Give your budget time to work. You might find it difficult to meet your saving goals immediately but, over time, you’ll make progress as you continue to track income and spending. Finally, keep your bigger financial goals in mind as you work to stick to your budget each month.

Come to Hopewell Federal Credit Union for help creating and sticking to your first budget.  Another great tool, visit http://anytime.cuna.org/25934/index.php to view the Anytime Advisor for a fantastic online credit advisor. 

Copyright 2011 Credit Union National Association Inc. Information subject to change without notice. For use with members of a single credit union. All other rights reserved.

iPad, Netbook, or Laptop: Which to Choose

Weigh your options before choosing Apple’s “tablet” computer, the iPad vs. a regular laptop or netbook.

In a Wall Street Journal personal technology column (http://ptech.allthingsd.com/20100331/apple-ipad-review/), Walt Mossberg made a comment that rang true with most reviews: “The iPad is a better device for consuming content than creating it.” But, Mossberg went on to say that “The beautiful touch screen device has the potential to change portable computing and to challenge the primacy of the laptop.”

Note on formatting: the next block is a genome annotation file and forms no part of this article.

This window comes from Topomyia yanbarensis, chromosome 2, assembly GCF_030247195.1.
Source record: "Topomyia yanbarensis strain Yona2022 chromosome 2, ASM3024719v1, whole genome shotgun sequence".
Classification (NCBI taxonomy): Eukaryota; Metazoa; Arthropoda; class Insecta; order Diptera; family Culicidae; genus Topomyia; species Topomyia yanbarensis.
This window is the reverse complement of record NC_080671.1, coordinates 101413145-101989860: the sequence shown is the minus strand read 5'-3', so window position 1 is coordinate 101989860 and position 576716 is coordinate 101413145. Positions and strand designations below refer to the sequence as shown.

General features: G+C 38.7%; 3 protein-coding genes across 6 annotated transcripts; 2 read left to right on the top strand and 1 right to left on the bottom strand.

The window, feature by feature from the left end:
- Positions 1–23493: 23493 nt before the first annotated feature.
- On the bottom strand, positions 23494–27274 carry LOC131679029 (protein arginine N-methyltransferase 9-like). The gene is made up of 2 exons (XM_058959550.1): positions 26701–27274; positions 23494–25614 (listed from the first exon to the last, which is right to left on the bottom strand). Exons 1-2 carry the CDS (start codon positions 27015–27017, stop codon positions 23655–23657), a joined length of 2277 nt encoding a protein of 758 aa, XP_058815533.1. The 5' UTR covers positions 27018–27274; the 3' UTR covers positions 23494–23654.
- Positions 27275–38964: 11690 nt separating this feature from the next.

So, if all you need to do is check e-mail, surf the Web, listen to music, play games, take notes, and read content, this device is what you need. If you need to do heavier computing work, you might want to look at other options.

If you need a more flexible compact device that allows you multitask, netbooks—small laptop computers with 10-inch to 11.5 inch screens—are another option.

“Diehard Apple people will buy the iPad, but I think everyone else will find they are better off with a conventional laptop,” says Heath Skarlupka, a systems administrator at the University of Wisconsin-Madison.

Netbooks (ranging from $250 to $500) are generally cheaper than the iPad ($499 to $829) and netbooks usually have more processing power.

Keep in mind that small laptops and the iPad are really meant to fill a niche as a secondary computer. Most of them have an adequately sized hard drive as long as you don’t use it as your only file storage device.

“They’re not meant to be a repository for all of your media,” says Skarlupka.

When making the decision about which device to purchase, take into account hard drive size and capability, how you’ll use the device, flexibility and availability of additional software, and whether you’re getting the features you need for the purchase price.

And if you need a little help financing either device, Hopewell Federal Credit Union can help with a short-term, low-rate loan. Call today at 740.522.8311 or check our website at http://www.hopewellfcu.org for more information.

Copyright 2011 Credit Union National Association Inc. Information subject to change without notice. For use with members of a single credit union. All other rights reserved.